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Danaus plexippus
danazol
Danburite
Danbury
Dance
dance attendance
dance band
dance card
dance floor
dance hall
dance lesson
dance master
dance music
dance notation
dance orchestra
dance palace
dance school
dance step
dance studio
dance to tune
danceable
Danced
dancefloor
dancehall
Dancer
Danceress
danceroom music

dance of death definitions

WordNet (r) 3.0 (2005)

n
1: a medieval dance in which a skeleton representing death leads a procession of others to the grave [syn: danse macabre, dance of death]

Britannica Concise

Medieval allegorical concept of the all-conquering and equalizing power of death, expressed in the drama, poetry, music, and visual arts of Western Europe mainly in the late Middle Ages. It is a literary or pictorial representation of a procession or dance of both living and dead figures, the living arranged in order of their rank, from pope and emperor to child, clerk, and hermit, and the dead leading them to the grave. It was given impetus by the Black Death and the Hundred Years' War. Though depictions declined after the 16th cent., the theme was revived in literature and music of the 19th-20th cent.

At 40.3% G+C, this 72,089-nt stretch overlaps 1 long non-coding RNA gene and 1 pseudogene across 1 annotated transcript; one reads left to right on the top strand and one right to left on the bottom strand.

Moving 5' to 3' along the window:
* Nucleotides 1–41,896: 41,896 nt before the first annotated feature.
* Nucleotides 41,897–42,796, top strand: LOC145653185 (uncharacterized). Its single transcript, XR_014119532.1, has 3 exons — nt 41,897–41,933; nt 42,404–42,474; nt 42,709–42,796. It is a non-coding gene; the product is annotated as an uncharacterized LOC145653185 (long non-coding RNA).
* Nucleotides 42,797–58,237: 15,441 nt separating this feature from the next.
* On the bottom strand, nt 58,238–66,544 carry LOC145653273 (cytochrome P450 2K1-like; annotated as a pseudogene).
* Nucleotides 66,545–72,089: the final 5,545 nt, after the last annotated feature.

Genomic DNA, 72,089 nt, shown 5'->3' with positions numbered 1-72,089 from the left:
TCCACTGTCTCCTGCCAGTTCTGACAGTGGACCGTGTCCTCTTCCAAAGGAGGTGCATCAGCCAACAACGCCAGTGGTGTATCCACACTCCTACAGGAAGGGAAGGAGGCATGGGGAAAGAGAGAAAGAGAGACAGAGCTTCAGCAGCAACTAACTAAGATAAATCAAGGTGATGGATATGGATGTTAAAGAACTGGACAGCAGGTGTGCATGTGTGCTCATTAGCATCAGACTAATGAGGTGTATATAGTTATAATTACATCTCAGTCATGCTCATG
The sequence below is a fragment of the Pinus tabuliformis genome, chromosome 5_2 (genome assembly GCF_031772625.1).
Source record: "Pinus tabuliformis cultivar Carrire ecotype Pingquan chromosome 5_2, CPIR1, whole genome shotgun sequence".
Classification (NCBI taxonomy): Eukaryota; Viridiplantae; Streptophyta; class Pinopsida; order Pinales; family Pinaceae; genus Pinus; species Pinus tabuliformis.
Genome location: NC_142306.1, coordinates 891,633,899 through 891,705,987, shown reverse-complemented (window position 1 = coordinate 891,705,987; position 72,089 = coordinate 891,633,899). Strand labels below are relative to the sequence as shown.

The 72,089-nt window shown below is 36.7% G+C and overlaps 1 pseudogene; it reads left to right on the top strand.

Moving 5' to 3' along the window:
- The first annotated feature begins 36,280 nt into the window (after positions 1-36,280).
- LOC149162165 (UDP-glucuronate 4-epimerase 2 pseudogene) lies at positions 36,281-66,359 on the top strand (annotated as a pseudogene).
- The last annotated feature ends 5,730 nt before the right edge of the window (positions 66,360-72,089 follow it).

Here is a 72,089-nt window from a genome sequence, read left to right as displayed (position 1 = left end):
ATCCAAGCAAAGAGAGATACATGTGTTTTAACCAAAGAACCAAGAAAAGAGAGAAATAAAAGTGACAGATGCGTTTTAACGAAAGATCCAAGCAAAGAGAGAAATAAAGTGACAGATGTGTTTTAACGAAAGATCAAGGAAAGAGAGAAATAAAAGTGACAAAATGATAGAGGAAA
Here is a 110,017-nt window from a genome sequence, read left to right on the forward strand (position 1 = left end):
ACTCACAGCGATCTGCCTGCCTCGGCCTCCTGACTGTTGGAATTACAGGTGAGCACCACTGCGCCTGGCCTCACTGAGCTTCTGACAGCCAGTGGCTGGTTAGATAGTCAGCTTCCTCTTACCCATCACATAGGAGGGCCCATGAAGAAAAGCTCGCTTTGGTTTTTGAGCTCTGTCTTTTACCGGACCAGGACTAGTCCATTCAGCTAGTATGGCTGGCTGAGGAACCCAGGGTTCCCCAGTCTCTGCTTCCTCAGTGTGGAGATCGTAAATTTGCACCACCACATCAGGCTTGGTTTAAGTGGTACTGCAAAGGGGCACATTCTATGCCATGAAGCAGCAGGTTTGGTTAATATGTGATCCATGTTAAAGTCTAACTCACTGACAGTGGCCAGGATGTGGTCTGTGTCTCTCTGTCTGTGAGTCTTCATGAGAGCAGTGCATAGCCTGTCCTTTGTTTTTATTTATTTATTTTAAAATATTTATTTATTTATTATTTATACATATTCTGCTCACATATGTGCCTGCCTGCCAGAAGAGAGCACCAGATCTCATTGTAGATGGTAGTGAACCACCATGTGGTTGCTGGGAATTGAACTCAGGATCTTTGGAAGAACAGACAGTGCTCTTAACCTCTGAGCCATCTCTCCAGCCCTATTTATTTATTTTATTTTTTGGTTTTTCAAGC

Webster's 1913 Dictionary

Dance Dance, n. [F. danse, of German origin. See Dance, v. i.] 1. The leaping, tripping, or measured stepping of one who dances; an amusement, in which the movements of the persons are regulated by art, in figures and in accord with music. 2. (Mus.) A tune by which dancing is regulated, as the minuet, the waltz, the cotillon, etc. Note: The word dance was used ironically, by the older writers, of many proceedings besides dancing. Of remedies of love she knew parchance For of that art she couth the olde dance. --Chaucer. Dance of Death (Art), an allegorical representation of the power of death over all, -- the old, the young, the high, and the low, being led by a dancing skeleton. Morris dance. See Morris. To lead one a dance, to cause one to go through a series of movements or experiences as if guided by a partner in a dance not understood.



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